The complaint further alleges, (a) Palmer, one of the Bank's major stockholders and a member of the board, knew of Reynolds's employment contract, but intentionally and wrongfully induced the bank to breach its contract with Reynolds, and (b) the bank is estopped from refusing to honor its promise to him regarding payment of damages upon his resignation for just cause.

Further facts as necessary appear in the later portions of this opinion.

DISCUSSION AND DECISION I. National Bank Act Does Not Void Severance Pay Provisions on President's Resignation

This interlocutory appeal questions the trial court's overruling of the Bank's motion to dismiss plaintiff's amended complaint. Because we accept the allegations of the complaint and the reasonable inferences arising therefrom as true in such cases, only questions of law concern us. Our standard of review here is the same as it is in summary judgment cases presenting only questions of law for review. Ind. & Mich. Elec. Co. v. Terre Haute Indus. (1984), Ind. App., 467 N.E.2d 37, 42; Brokus v. Brokus (1981), Ind. App., 420 N.E.2d 1242, 1245. We here determine only whether the trial court has correctly applied the law. Brokus, 420 N.E.2d at 1242-1243.

Initially, the Bank admits it understands the applicable standard of review in the trial court and here. It says

First National Bank and Palmer acknowledge at the outset that they are familiar with and understand the standard utilized by a trial court when deciding whether to grant or deny a motion to dismiss for failure to state a claim upon which relief can be granted. The essence of such standard is that, in a typical Trial Rule 12(B)(6) situation, a complaint is not subject to dismissal unless it appears to a certainty that the plaintiff would not be entitled to relief under any set of facts. State v. Rankin (1973), 260 Ind. 228, 294 N.E.2d 604, at 606. Further, in considering a motion to dismiss under Trial Rule 12(B)(6), the wellplead (sic) allegations of the complaint are taken as true and the plaintiff is entitled to all reasonable inferences which could be drawn therefrom. Gladis v. Melloh (1971), 149 Ind. App. 466, 273 N.E.2d 767. This Court applies essentially the same standard in deciding whether or not a trial court erred in ruling on a Trial Rule 12(B)(6) motion. (Emphasis ours).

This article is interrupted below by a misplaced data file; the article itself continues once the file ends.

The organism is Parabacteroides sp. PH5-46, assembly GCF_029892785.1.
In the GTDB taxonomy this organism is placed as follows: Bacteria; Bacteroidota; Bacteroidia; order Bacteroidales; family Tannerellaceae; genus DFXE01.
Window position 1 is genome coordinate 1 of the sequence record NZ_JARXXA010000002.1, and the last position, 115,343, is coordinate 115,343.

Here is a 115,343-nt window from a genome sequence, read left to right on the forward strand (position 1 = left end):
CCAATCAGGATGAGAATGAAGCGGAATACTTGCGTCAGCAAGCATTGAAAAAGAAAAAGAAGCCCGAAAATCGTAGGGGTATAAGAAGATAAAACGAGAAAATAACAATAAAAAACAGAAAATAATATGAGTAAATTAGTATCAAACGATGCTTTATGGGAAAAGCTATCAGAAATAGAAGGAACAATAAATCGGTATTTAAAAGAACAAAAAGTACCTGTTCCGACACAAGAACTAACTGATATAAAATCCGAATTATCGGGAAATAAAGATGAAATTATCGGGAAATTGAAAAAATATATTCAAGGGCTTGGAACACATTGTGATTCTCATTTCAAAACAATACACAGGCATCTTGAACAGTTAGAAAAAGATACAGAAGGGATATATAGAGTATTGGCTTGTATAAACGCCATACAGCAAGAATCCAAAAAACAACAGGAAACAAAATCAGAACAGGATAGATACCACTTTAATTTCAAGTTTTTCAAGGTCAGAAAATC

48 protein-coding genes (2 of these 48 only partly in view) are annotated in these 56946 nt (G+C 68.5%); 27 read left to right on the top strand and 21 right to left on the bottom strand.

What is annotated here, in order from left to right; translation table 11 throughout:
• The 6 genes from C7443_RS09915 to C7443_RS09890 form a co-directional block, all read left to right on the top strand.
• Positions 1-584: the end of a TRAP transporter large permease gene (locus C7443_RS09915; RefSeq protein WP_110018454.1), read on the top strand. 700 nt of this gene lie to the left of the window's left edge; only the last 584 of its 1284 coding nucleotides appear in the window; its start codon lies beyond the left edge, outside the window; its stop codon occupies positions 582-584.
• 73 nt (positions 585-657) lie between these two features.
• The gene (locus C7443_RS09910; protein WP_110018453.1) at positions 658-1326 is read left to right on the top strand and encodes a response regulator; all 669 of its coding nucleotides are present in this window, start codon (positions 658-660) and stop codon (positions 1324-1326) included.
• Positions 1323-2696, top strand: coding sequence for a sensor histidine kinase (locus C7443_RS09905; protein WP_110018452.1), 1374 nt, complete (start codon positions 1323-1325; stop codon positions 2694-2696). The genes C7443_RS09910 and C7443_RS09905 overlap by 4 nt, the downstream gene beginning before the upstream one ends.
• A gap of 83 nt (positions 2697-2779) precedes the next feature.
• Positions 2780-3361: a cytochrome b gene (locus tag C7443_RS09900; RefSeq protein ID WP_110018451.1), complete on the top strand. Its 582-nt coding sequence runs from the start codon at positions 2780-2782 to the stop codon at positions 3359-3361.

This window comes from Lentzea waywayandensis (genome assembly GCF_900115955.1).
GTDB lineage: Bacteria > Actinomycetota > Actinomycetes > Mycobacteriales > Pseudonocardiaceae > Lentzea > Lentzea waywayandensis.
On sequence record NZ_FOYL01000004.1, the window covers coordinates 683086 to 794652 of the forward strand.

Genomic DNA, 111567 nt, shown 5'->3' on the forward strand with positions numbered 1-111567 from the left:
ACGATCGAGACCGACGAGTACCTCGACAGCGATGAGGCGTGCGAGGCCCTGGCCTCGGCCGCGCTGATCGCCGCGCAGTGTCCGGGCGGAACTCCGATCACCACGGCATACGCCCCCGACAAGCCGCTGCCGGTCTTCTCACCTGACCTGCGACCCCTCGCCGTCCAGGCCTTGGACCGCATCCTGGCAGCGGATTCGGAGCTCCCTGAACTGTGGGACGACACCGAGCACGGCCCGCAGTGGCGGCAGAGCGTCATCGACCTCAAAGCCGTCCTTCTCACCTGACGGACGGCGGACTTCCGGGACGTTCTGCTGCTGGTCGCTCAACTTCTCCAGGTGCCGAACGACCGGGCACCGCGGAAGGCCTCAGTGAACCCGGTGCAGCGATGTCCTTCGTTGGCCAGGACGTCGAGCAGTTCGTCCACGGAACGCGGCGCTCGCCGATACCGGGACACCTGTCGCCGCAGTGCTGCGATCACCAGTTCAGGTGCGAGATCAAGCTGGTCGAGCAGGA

(Appt's. Brief, pp. 19-20). After that admission, the Bank asserts the National Bank Act barred each and all of Reynolds's claims against the Bank, citing Section 24 of the National Bank Act, 12 U.S.C. ¶ 24 as authority. That section provides in part